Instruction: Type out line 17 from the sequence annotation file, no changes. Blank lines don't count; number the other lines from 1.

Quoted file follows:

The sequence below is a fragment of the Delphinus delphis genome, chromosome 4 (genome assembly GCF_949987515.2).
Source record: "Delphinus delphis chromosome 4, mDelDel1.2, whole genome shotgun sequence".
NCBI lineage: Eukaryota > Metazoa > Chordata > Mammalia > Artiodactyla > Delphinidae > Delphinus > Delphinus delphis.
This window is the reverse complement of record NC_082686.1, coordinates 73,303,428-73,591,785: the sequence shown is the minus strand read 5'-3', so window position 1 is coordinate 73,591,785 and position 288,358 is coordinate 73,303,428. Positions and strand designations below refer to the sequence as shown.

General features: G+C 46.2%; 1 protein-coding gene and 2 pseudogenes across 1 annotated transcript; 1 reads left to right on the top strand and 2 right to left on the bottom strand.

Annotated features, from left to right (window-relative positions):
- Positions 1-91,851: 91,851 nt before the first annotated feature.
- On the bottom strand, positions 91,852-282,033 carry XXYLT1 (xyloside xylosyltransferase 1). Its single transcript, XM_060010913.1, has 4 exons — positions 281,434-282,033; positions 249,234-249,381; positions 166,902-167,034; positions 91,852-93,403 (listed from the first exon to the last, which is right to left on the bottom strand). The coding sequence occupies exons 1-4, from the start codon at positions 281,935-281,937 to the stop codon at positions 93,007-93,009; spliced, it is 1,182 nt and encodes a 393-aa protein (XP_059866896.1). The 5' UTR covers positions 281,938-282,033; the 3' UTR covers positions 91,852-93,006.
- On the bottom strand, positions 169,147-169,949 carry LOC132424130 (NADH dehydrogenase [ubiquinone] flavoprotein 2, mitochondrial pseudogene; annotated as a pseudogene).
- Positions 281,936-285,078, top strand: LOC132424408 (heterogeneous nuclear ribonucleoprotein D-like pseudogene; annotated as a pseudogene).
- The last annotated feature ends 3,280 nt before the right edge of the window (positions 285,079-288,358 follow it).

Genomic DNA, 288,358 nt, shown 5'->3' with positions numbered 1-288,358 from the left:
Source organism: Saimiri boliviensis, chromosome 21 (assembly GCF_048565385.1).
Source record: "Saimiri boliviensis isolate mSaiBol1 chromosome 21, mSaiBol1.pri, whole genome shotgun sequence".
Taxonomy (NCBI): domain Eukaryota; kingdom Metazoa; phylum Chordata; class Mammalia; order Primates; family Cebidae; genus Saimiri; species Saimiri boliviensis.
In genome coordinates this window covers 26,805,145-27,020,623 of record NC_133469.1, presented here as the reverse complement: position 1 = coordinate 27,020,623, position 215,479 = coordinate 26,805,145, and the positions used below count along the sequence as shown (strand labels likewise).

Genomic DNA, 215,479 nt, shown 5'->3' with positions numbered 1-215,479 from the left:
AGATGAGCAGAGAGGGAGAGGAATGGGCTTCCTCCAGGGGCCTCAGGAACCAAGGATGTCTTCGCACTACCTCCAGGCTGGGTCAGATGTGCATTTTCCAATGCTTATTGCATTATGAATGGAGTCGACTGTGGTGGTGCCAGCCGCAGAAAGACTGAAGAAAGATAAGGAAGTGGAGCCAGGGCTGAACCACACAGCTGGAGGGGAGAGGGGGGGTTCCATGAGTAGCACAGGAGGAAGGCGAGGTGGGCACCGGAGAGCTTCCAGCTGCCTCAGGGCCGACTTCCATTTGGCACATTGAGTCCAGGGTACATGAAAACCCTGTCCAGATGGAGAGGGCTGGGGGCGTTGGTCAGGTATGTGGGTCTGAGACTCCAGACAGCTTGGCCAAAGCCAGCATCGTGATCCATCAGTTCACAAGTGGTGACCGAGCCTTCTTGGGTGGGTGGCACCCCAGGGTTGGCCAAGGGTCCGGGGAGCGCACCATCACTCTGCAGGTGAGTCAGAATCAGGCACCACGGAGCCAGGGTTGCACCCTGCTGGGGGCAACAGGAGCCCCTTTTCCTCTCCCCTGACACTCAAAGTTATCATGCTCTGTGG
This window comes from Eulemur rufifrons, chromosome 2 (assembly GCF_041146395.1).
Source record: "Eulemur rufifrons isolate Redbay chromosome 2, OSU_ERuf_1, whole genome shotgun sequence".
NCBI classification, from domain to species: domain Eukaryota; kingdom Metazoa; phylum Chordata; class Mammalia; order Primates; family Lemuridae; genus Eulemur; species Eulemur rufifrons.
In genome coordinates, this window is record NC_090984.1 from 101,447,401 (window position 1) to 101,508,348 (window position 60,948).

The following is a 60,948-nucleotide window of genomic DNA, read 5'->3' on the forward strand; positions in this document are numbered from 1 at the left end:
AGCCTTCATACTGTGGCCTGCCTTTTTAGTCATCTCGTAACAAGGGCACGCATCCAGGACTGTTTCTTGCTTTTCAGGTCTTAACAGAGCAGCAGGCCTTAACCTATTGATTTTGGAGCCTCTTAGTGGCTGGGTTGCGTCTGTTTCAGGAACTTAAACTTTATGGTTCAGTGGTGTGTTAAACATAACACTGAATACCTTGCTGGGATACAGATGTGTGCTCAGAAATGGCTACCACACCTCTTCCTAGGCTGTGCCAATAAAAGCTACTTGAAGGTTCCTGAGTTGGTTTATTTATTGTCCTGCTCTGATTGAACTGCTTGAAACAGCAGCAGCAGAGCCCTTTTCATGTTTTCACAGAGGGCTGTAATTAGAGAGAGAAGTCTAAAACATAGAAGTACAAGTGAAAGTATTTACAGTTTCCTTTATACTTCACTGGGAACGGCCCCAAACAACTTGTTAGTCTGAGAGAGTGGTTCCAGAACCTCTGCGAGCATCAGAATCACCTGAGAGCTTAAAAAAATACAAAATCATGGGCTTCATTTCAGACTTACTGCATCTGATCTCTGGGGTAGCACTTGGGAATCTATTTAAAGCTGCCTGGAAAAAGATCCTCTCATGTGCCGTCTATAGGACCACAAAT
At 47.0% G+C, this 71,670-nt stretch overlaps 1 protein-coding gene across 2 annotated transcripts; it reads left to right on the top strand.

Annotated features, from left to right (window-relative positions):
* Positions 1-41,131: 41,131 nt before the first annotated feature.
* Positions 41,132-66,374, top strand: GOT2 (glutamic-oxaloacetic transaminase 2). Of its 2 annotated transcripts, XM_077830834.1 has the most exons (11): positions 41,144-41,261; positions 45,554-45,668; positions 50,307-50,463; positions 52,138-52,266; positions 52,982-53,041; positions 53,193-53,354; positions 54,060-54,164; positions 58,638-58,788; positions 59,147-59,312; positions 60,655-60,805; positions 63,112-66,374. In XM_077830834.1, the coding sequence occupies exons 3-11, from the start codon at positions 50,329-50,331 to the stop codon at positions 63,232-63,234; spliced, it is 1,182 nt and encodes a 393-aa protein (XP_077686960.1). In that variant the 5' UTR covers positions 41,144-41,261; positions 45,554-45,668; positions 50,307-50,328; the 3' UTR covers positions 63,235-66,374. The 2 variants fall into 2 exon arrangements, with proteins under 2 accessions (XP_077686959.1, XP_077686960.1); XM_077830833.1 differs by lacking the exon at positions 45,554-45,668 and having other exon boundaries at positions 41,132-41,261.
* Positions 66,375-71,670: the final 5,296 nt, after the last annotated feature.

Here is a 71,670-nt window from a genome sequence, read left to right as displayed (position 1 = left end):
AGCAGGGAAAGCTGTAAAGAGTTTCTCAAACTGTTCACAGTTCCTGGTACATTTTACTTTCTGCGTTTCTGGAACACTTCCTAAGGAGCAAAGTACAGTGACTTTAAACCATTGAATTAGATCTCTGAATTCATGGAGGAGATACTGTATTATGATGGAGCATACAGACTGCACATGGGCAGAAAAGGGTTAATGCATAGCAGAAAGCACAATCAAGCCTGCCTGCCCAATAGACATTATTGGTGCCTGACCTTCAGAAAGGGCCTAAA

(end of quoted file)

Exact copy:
Genomic DNA, 215,479 nt, shown 5'->3' with positions numbered 1-215,479 from the left: